US 20040262333 A1
A valve device for metering a fluid for metering a urea-water solution for the aftertreatment of exhaust gases from internal combustion engines, which contains elements that flex or are compressed under high pressure so that the volume of the working chamber can change in order to limit high pressures, which arise in the event of a phase change of the fluid to be metered, to a non-damaging intensity.
12. A valve device for metering a fluid, in particular for metering a urea-water solution for the aftertreatment of exhaust gases from internal combustion engines, comprising
a valve body (3, 18, 19; 21) having a working chamber (10; 22), and an outlet opening (6,66)
a valve plate (6; 66) movably supported in the working chamber in order to open and close the outlet opening (9; 99) of the working chamber, and
a flexible wall (23, 28, 31) that flexes under pressure and/or contains at least one compressible element (7) at least partially bounding the working chamber so that the volume of the working chamber can change in the event that the fluid contained therein undergoes a phase change.
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 The invention is based on a valve device as generically defined by the preamble to the main claim. The German patent application with the serial number 1 00 40 571.1 has disclosed a metering valve for metering a reducing agent, in which the reducing agent, which is in fluid form, is conveyed through a working chamber of the valve, which has a fixed predetermined volume.
 The valve device according to the invention, with the characterizing features of the main claim, has the advantage over the prior art that particularly for vehicular applications, a proper metering of fluids can be executed without the device being damaged by a possible freezing of the fluid. When the fluid thaws again, the valve device is once again fully functional and can endure such a freezing cycle repeatedly. The valve seat, seals, and molded masses that are possibly present for a magnet coil of the valve are not damaged and fluid-carrying lines are not deformed. Particularly with the use of aqueous solutions, the design according to the invention turns out to be a component that is able to withstand freezing pressure and can be produced by simply retrofitting conventional valves, e.g. gasoline injection valves used in motor vehicles or gas metering valves. The device according to the invention turns out to be particularly advantageous for use in urea metering systems for the aftertreatment of exhaust gases of internal combustion engines. Through the use of elements that flex under pressure, the buildup of high compressive forces can be prevented and even components and materials that have a low capacity for withstanding pressure can be used.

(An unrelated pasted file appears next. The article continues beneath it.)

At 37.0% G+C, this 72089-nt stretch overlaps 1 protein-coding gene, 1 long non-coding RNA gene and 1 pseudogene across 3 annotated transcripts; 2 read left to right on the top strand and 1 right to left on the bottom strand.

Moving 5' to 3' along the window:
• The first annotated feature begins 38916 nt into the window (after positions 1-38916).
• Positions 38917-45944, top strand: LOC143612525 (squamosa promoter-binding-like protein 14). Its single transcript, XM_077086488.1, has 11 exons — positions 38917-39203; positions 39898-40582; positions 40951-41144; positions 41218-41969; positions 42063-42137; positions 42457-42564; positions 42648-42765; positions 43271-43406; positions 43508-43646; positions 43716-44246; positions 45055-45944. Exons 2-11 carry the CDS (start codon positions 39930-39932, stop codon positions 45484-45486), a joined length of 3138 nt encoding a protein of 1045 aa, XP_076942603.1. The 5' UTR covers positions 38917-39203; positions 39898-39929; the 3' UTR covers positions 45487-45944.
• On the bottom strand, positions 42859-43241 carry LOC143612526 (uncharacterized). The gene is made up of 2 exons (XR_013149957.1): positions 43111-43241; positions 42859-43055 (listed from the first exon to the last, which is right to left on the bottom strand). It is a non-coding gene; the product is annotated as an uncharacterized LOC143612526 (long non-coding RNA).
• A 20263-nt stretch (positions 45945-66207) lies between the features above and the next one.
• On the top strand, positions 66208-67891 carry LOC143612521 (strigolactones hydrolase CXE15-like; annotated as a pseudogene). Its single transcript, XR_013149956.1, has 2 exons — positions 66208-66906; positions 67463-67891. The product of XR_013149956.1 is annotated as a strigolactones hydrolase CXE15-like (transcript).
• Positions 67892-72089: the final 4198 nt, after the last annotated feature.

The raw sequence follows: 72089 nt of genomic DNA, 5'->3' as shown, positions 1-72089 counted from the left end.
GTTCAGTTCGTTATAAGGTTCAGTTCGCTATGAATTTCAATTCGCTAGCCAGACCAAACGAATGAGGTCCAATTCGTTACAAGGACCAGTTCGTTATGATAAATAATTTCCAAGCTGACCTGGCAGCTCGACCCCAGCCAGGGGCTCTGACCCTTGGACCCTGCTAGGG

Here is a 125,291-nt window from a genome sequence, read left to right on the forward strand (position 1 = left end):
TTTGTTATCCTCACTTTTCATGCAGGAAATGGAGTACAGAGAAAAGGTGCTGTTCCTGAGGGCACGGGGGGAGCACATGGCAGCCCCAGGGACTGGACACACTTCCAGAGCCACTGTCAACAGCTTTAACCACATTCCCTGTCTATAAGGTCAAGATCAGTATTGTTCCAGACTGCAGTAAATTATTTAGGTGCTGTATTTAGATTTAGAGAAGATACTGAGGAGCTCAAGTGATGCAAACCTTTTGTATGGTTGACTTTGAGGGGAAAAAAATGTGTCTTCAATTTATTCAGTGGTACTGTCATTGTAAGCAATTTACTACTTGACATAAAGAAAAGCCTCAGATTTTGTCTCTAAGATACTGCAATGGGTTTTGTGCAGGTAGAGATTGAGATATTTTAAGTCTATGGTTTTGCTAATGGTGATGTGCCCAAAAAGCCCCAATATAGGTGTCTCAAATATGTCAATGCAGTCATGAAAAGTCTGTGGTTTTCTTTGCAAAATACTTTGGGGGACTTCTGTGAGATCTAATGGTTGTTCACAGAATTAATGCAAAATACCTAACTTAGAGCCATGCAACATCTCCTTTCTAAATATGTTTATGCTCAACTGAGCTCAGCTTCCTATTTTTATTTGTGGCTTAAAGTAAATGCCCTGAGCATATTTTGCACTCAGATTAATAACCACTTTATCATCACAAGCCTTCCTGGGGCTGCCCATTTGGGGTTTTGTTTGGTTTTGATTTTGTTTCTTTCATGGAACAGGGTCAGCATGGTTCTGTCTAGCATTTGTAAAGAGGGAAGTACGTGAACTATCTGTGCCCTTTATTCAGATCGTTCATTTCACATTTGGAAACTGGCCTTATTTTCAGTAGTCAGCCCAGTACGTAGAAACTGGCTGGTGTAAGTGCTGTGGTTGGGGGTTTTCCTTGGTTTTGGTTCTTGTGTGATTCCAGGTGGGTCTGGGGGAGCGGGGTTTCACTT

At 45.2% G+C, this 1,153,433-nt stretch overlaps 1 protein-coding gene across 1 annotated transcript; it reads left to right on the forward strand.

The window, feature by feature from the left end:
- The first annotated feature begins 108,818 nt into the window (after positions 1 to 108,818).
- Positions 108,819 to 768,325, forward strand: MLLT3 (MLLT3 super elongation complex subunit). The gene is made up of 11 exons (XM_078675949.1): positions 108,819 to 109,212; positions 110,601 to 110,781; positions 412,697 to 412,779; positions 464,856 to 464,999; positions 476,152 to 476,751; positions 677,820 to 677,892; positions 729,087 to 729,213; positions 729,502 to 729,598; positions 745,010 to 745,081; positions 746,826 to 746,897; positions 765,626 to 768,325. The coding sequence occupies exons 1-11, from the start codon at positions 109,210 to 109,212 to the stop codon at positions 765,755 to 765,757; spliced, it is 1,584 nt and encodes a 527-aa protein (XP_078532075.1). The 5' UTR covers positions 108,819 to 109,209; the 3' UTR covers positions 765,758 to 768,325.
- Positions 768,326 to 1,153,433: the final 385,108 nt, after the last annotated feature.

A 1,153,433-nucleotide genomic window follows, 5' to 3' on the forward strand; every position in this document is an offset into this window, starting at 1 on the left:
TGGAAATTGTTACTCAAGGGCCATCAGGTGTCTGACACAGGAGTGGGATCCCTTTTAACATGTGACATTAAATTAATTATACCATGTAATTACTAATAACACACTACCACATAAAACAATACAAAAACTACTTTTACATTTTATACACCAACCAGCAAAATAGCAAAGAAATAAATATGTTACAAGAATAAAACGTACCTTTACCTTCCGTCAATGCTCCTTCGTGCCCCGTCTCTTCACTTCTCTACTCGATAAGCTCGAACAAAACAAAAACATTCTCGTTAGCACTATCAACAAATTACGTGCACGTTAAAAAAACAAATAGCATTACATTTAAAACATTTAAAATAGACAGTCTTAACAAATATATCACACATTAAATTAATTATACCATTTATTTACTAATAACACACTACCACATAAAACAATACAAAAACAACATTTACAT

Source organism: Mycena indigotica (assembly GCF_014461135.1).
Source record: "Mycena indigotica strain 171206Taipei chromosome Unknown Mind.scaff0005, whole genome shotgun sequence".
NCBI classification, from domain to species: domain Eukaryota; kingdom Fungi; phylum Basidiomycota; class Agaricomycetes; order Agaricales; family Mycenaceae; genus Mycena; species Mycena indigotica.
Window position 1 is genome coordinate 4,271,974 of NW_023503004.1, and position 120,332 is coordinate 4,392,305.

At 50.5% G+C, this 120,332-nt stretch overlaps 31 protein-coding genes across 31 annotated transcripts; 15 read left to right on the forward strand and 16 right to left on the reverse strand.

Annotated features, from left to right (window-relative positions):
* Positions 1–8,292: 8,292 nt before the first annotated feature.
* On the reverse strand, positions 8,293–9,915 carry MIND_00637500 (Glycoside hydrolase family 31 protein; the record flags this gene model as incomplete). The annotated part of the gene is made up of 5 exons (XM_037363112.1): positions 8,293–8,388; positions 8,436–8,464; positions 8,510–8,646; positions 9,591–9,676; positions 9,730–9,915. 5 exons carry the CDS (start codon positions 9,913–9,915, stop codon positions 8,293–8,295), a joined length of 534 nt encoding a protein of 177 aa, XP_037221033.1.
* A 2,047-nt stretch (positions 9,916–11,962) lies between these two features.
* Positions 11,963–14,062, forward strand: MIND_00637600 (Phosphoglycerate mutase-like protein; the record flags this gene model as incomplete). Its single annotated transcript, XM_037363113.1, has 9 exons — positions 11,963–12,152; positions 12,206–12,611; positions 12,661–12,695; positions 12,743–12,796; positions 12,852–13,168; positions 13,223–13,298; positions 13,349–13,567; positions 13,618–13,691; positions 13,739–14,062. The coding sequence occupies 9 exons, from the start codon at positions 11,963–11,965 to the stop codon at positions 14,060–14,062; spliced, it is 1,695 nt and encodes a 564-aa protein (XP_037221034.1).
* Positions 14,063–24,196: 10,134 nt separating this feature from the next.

Advantageous modifications and improvements of the valve device disclosed in the main claim are possible by means of the measures taken in the dependent claims. It turns out to be particularly advantageous to provide a gas-filled diaphragm unit, an elastic molded tube part, or an elastically compressible tube, by means of which existing nozzle designs can be simply altered independent of whether they involve valve designs that are flowed through over their entire length or devices with a lateral fluid inlet.
 Furthermore, a mobile support of the valve advantageously permits a compensation movement of the valve to protect a fluid-carrying line that connects to the outlet of the valve.
 Other advantages ensue from the additional features mentioned in the dependent claims and the specification.
 Exemplary embodiments of the invention are shown in the drawings and will be explained in detail in the subsequent description.
FIG. 1 shows a valve device with a lateral fluid inlet and
FIG. 2 shows a valve device with an axial through flow.
FIG. 1 shows a valve device with a valve body (3, 18, 19), which has a coil part 3 with a magnet coil 4, a working chamber part 18 that encompasses a working chamber 10, and an inlet/outlet region 19. The valve body is accommodated in an opening of the solenoid valve holder 2 and is locked in place by means of an elastic clamping washer 15. The valve body here rests against the walls 20 of the line 17 by means of the elastomer sealing ring 16. A lateral inlet 11 into the working chamber of the valve body is integrated into the solenoid valve holder 2. The seal in relation to the line 17 is produced by means of the elastomer sealing ring 16; the seal in relation to the outer chamber of the solenoid valve holder is assured by means of an O-ring seal 5, which encompasses the circumference of the coil part 3 in a sealing fashion, approximately at the level of the magnet coil 4. The inlet 11 leads into the working chamber 10, in which a valve plate 6 is movably supported. The valve plate can be lifted up from the outlet opening 9 through the application of a current to the magnet coil 4 and thus can open up the path to the outlet region 12 and the line 17 for a fluid contained in the working chamber 10. The outlet opening 9 is embodied in the valve seat 8 in the form of a bore, which transitions into the outlet region 12 that has a greater diameter than the diameter of the bore. The working chamber contains a gas-filled diaphragm unit 7, which is situated in a rotationally symmetrical fashion around the valve seat and the part of the valve plate that covers the outlet opening 9. The diaphragm unit here is locked in place by means of a caulking 13 of the working chamber part 18 of the valve body. A seal 14 disposed between the coil part 3 of the valve body and the working chamber part 18 produces a fluid-tight seal between seal between the magnet coil 4 and the rest of the valve device.